Something Ed said on the radio Tuesday has apparently ticked-off a few people in his home state, but Ed's standing by his statement and we think you'll understand why (and possibly agree) by the end of this blog. Let's start with Ed's comments:
"Broadcasting from the city that has no bones about asking eighth-graders to come down to the facility and start making sandbags so the wealthy people don't have to pay for a dike. Good ol' Fargo, North Dakota. That's how they flood fight. It's called slave labor. Make 'em think they're really building character. In fact, they have to build character every spring. The college kids, I think, have figured it out. Screw you! So now they're picking on the eighth-graders."
The local paper reported city and school leaders "bristled" at Ed's choice of words.
But the Mayor and the community leaders don't disagree with the facts: Every spring, Fargo opens up "Sandbag Central" and relies on volunteers to fill millions of sandbags to fight back the Red River. They’re close to meeting their goal and could finish up Friday.
Good-hearted and hard-working people do this back-breaking work for free to protect the flood prone areas. The National Guard pitches in and local college students help too, but more and more of the volunteers are 8th graders.
In response to Ed's comments, Fargo Mayor Dennis Walaker said, "All the kids have permission slips from their parents. They're fed extremely well."
Fargo Public Schools Superintendent Jeff Schatz said sandbagging is "a good way for them [the kids] to get involved in their community."
They're right, but they're missing the point.
The parents do sign permission forms and waivers of liability so if the kids get hurt (and National Guard medics describe workers getting hurt as “sandbagitis”) , Fargo doesn't get sued.
The kids do eat good meals donated by local restaurants and city workers as well as the Red Cross and the Salvation Army.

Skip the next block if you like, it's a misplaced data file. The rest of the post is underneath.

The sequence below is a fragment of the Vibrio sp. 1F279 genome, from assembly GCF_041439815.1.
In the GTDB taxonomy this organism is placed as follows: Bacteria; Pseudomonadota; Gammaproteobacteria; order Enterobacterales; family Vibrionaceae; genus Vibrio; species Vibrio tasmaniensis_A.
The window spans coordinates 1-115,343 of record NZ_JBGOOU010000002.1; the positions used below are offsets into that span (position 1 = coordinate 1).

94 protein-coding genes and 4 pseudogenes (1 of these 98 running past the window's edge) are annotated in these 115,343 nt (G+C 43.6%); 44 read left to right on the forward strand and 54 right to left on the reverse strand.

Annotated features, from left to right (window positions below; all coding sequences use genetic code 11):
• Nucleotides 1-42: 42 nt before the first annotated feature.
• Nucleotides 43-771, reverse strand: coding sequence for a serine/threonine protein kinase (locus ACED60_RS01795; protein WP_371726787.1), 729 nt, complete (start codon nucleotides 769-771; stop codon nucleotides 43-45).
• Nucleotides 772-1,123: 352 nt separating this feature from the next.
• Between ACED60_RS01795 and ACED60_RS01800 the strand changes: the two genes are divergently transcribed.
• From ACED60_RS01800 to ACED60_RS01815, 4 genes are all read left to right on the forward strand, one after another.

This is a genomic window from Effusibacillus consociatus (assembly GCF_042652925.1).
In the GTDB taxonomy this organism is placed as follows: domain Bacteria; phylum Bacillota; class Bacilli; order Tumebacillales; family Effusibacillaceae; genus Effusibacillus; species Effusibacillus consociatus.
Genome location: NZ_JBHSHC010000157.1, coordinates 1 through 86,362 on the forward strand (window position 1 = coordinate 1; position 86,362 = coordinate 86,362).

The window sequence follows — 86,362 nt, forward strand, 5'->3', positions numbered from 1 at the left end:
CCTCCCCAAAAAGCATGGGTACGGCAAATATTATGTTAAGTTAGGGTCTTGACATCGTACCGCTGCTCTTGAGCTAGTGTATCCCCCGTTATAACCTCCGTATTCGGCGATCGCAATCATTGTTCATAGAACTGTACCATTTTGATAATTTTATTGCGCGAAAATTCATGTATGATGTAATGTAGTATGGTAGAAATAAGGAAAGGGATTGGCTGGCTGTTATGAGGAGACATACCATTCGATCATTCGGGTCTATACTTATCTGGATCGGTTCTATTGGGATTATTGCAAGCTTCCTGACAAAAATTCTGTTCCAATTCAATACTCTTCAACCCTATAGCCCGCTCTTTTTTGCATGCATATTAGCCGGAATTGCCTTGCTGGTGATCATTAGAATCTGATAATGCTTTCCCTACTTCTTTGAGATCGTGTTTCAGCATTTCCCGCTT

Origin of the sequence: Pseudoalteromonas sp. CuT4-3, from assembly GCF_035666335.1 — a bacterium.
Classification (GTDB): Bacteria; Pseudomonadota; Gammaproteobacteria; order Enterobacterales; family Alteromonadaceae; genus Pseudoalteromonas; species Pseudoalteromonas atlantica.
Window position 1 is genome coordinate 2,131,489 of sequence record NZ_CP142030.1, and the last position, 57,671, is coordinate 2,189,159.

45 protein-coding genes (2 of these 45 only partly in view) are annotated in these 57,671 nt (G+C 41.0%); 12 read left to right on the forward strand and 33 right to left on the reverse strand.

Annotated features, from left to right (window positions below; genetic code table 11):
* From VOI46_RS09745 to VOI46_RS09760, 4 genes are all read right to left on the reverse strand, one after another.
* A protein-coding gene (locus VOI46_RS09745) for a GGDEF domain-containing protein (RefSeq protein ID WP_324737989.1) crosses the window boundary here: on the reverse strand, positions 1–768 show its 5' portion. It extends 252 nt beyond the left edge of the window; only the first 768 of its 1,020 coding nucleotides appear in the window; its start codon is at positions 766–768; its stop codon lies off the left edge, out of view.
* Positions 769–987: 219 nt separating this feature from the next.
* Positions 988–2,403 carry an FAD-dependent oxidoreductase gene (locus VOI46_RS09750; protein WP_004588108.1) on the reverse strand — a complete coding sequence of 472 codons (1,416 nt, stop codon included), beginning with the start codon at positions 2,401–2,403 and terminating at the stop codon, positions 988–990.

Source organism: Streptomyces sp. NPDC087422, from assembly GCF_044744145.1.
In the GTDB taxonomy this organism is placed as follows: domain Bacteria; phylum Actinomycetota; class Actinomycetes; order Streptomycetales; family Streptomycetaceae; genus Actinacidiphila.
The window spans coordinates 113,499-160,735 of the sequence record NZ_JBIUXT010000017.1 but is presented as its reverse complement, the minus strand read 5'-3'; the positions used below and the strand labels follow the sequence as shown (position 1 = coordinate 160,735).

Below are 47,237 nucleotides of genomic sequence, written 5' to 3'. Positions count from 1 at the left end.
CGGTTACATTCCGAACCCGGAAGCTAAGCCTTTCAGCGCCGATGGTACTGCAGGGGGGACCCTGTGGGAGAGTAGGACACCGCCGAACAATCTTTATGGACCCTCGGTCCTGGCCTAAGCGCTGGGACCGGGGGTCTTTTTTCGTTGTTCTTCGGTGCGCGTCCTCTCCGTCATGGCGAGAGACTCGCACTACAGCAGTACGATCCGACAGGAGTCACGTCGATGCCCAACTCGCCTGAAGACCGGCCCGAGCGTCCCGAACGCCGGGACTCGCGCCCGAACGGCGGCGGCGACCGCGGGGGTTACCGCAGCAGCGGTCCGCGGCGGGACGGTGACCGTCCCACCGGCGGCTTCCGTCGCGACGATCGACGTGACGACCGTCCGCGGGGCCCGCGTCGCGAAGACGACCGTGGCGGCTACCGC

Volunteering is great, but North Dakota is letting 13- and 14-year-olds work for free so the state can save money on permanent flood prevention.
The state is sitting on a $1.6 billion surplus and it won't pony up the money to build permanent flood diversion to protect its biggest cities.
Instead, the state encourages 13 and 14 year olds to fill sandbags for free, knowing the kids fear their own neighborhoods could get flooded this year.
NOAA forecasters say there's a 50% chance the Red River could swell to 100-year-flood levels again this spring.
Flooding in 1997 and 2009 cost hundreds of millions of dollars of federal money.
State House Republican Leader Al Carlson recently said he won't let North Dakota spend a dime on flood prevention until he's sure the federal government will pick up the bulk of the bill.
Unfortunately, the president's latest budget proposal doesn't include any funding to solve North Dakota's yearly flooding problem, because the state can afford the project itself.
Cass County has raised taxes to help fund a flood diversion project, but the state with a $1.6 billion surplus can’t be bothered to spend its fair share.
So the county's doing its part, the Red Cross is doing its part, the federal government is still paying for the past floods and North Dakota Republicans are letting 13 and 14 year olds work for free to protect their biggest cities.
North Dakota Republicans should consider letting these same teens shovel the streets and highways in winter too.
Flood prevention should not be the responsibility of good-hearted, hard-working children. There are plenty of other volunteer options available in these cities. Flood prevention is the responsibility of the government. When will they get to work?